OSHA's Decline in Workplace Health and Safety Inspections
October 2, 2009
According to a report released last week by Public Employees for Environmental Responsibility, (PEER), the national alliance of local, state, and federal resource professionals, The U.S. Occupational Safety & Health Administration (OSHA) has reduced the number of health inspections in the workplace, despite more employee exposure to hazardous and toxic substances.
As California Employment and Labor Lawyers, we have been watching this report, in its aim to protect the health and safety rights of employees in the workplace. The PEER report states that exposures to toxic substances are connected to 10 times more premature deaths of workers than all accidents in the workplace combined. OSHA currently allocates less than 5% of its already scarce funding on protecting employee health in the workplace.
PEER discovered that the eighth leading cause of death in the US is occupational exposure--with premature deaths totaling more than 40,000 per year from neurological disease, cancer, cardiopulmonary disease, and other illnesses. According to an analysis of OSHA figures, there has been a decline in health inspection since 1991.
The report details that:
- OSHA's exposure inspections are declining. OSHA took roughly 53,000 national samples in 1997, as compared to the number samples taken in 1988--three times as many.
- At this present chemical exposure inspection rate, OSHA would need nearly 600 years or more to inspection just half of the nation's industrial facilities, where hazardous and toxic substances are handled.
- Officials in the Obama administration have not yet taken steps to change this direction, and continue to push for the quantity of completed inspections. According to the report, this gives inspectors "disincentive" to perform toxic-substance sampling, as it can often take multiple days to complete--whereas an inspector can perform several construction safety inspections in one day.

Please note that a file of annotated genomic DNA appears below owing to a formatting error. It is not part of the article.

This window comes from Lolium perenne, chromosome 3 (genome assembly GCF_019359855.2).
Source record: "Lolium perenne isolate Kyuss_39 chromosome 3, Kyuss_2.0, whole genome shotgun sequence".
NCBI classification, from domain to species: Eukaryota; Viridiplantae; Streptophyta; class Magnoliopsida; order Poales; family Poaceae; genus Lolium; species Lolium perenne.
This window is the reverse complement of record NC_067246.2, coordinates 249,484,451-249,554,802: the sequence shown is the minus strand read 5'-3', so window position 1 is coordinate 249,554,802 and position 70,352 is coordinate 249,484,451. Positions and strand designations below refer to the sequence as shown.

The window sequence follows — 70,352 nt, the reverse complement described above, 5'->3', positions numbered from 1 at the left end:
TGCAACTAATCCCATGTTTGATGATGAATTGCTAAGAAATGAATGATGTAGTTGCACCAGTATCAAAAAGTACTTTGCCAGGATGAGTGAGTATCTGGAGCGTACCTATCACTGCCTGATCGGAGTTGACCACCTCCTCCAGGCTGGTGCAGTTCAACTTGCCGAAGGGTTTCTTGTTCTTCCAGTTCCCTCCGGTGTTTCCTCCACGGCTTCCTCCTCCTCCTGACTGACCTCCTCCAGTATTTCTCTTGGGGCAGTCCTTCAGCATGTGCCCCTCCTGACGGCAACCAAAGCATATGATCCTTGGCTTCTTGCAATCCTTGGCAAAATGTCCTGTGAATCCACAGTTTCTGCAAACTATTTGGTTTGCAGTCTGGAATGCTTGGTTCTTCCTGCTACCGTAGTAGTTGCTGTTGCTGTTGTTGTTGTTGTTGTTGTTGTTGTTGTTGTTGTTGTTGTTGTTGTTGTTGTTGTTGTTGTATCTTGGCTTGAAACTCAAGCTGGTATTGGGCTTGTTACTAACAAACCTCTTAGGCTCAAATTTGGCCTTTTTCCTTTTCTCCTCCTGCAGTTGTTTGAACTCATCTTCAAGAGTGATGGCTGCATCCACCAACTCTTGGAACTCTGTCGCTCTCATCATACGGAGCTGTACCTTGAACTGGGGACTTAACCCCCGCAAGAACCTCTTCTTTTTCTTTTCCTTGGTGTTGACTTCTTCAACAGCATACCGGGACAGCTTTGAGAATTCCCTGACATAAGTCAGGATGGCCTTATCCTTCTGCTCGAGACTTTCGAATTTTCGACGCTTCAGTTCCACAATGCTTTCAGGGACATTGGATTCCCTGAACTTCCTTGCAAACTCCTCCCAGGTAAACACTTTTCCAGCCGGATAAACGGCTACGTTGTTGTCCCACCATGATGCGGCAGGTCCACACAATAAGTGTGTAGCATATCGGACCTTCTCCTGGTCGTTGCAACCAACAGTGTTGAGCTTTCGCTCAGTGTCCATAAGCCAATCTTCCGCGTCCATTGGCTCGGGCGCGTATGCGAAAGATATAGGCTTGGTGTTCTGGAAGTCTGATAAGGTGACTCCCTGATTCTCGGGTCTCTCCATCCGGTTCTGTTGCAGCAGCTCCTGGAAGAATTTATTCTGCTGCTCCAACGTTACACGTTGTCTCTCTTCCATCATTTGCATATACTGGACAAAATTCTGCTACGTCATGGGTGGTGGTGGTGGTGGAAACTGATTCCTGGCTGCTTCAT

PEER is a non-profit national alliance, acting as a "watch-dog" for public interest. These figures were uncovered by PEER Board member and former director of health rulemaking for OSHA, Dr. Adam Finkel. Finkel obtained the figures from the preliminary analysis of a massive exposure measurements database for all federal and state inspections.
Finkel stated that while the EPA has lowered concentrations of harmful substances in homes across the country, workers are still exposed to extreme levels of the same harmful substances in the workplace.
When breaking down the report to individual substances, the results were startling. Methylene chloride (MC), a solvent used to strip paint, degrease metal, glue urethane foam products, as well as other applications, is a neurotoxin and likely human carcinogen. Nearly 250,000 workers in more than 90,000 establishments have exposure to MC.
Finkel reported that in 1997, OSHA issued a final regulation lowering the allowable level of MC concentration in the workplace from 500 parts per million (ppm) to 25 ppm. At that exposure limit, OSHA estimated that workers exposed for a lifetime to MC had around 3 chances per 1000 of developing cancer as a result of the exposure.
The report published last week states that as of today, OSHA is still testing for MC at the same rate that it was before the regulation--around 30 nationwide companies a year. This would take 1,600 years to sample just half of the establishments who use MC in their facilities. According to the preliminary calculations, nearly one-third of the establishments tested in 2007 have average MC concentrations above 100 parts per million--which amounts to four times the legal limit--a level so high that the lifetime cancer risk association is roughly 1 chance in 100.
According to PEER Executive Director Jeff Ruch, the health risks associated with many national occupations are high enough that one career choice can determine an employee's life expectancy.
At Howard Law, PC, our experienced team of California Labor and Employment Attorneys aggressively protect your safety and health rights in the workplace. Contact us today, for a free consultation, so we can help fight for your recovery.
Workplace Exposures Rise As OSHA Health Inspections Fall, PEER Press Release, September 24, 2009
OSHA Ordered to Release Toxic Exposure Database, PEER Press Release, July 2, 2007
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